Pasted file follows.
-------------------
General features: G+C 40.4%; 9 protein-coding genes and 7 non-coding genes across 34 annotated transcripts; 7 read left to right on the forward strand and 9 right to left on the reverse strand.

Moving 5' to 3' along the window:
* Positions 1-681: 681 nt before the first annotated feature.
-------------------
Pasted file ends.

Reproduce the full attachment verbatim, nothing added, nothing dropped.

General features: G+C 40.4%; 9 protein-coding genes and 7 non-coding genes across 34 annotated transcripts; 7 read left to right on the forward strand and 9 right to left on the reverse strand.

Moving 5' to 3' along the window:
* Positions 1-681: 681 nt before the first annotated feature.